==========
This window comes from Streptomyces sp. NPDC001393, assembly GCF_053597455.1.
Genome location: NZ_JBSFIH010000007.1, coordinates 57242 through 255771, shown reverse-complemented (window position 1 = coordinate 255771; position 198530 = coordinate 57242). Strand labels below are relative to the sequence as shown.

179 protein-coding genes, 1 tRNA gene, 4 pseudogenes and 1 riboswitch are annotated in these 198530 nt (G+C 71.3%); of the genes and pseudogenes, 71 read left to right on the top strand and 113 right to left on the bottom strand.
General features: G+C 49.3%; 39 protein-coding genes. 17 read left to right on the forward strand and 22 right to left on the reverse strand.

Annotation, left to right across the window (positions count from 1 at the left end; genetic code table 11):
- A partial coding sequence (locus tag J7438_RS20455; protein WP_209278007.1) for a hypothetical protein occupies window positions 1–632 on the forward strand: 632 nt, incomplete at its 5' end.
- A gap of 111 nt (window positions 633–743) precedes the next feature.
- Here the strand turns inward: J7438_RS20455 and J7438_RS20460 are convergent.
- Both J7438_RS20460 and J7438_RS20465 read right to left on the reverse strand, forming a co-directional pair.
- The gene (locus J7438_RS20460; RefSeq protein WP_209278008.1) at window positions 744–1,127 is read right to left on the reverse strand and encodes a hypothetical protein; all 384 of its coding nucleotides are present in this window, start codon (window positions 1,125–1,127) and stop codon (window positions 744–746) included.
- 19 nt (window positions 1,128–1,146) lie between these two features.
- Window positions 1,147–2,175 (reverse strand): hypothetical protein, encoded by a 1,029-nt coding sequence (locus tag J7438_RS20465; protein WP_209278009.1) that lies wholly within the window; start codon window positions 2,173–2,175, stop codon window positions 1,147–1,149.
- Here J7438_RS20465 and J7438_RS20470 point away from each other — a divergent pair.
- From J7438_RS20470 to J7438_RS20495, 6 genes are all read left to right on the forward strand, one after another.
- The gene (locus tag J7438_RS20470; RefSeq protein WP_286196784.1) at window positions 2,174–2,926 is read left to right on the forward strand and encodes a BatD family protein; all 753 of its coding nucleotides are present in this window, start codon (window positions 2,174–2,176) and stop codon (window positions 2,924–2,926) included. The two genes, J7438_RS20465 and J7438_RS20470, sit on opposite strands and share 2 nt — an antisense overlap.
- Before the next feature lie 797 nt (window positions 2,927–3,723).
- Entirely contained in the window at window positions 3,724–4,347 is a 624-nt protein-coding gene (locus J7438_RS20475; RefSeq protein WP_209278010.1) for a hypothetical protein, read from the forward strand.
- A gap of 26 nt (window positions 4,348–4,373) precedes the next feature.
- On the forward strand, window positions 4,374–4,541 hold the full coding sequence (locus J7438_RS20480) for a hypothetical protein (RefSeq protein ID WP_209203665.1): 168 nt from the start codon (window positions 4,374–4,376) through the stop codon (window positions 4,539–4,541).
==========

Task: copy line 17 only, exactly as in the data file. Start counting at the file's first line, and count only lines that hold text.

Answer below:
- Entirely contained in the window at window positions 3,724–4,347 is a 624-nt protein-coding gene (locus J7438_RS20475; RefSeq protein WP_209278010.1) for a hypothetical protein, read from the forward strand.